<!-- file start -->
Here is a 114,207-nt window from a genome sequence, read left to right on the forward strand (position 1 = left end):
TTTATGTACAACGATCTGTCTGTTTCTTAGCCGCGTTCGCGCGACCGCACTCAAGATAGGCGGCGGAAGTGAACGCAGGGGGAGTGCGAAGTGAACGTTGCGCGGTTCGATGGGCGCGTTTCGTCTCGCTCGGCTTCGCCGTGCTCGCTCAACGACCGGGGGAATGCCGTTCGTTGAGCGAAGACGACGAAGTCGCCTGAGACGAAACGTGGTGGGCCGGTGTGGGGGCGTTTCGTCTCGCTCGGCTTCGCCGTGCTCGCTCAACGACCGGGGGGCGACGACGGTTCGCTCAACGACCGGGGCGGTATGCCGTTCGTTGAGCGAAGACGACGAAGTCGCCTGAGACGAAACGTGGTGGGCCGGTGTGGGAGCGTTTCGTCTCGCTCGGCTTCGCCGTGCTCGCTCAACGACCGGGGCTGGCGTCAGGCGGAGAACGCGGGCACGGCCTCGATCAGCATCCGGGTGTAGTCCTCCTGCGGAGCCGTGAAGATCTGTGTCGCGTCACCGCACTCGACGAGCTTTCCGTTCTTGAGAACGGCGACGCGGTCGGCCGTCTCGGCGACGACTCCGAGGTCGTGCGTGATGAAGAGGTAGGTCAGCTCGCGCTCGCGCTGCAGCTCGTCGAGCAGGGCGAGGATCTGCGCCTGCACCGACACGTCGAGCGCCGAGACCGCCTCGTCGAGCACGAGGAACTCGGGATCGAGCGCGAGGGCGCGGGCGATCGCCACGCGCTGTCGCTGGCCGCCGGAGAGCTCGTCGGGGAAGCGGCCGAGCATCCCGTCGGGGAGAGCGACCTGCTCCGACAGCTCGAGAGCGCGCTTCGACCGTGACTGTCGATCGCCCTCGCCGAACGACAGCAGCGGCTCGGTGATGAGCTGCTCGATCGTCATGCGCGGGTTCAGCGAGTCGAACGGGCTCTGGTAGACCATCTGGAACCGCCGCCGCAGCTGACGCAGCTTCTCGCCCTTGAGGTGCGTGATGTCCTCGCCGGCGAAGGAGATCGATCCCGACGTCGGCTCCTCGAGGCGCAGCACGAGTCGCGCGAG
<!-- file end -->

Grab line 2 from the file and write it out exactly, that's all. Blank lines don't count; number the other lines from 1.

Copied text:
TTTATGTACAACGATCTGTCTGTTTCTTAGCCGCGTTCGCGCGACCGCACTCAAGATAGGCGGCGGAAGTGAACGCAGGGGGAGTGCGAAGTGAACGTTGCGCGGTTCGATGGGCGCGTTTCGTCTCGCTCGGCTTCGCCGTGCTCGCTCAACGACCGGGGGAATGCCGTTCGTTGAGCGAAGACGACGAAGTCGCCTGAGACGAAACGTGGTGGGCCGGTGTGGGGGCGTTTCGTCTCGCTCGGCTTCGCCGTGCTCGCTCAACGACCGGGGGGCGACGACGGTTCGCTCAACGACCGGGGCGGTATGCCGTTCGTTGAGCGAAGACGACGAAGTCGCCTGAGACGAAACGTGGTGGGCCGGTGTGGGAGCGTTTCGTCTCGCTCGGCTTCGCCGTGCTCGCTCAACGACCGGGGCTGGCGTCAGGCGGAGAACGCGGGCACGGCCTCGATCAGCATCCGGGTGTAGTCCTCCTGCGGAGCCGTGAAGATCTGTGTCGCGTCACCGCACTCGACGAGCTTTCCGTTCTTGAGAACGGCGACGCGGTCGGCCGTCTCGGCGACGACTCCGAGGTCGTGCGTGATGAAGAGGTAGGTCAGCTCGCGCTCGCGCTGCAGCTCGTCGAGCAGGGCGAGGATCTGCGCCTGCACCGACACGTCGAGCGCCGAGACCGCCTCGTCGAGCACGAGGAACTCGGGATCGAGCGCGAGGGCGCGGGCGATCGCCACGCGCTGTCGCTGGCCGCCGGAGAGCTCGTCGGGGAAGCGGCCGAGCATCCCGTCGGGGAGAGCGACCTGCTCCGACAGCTCGAGAGCGCGCTTCGACCGTGACTGTCGATCGCCCTCGCCGAACGACAGCAGCGGCTCGGTGATGAGCTGCTCGATCGTCATGCGCGGGTTCAGCGAGTCGAACGGGCTCTGGTAGACCATCTGGAACCGCCGCCGCAGCTGACGCAGCTTCTCGCCCTTGAGGTGCGTGATGTCCTCGCCGGCGAAGGAGATCGATCCCGACGTCGGCTCCTCGAGGCGCAGCACGAGTCGCGCGAG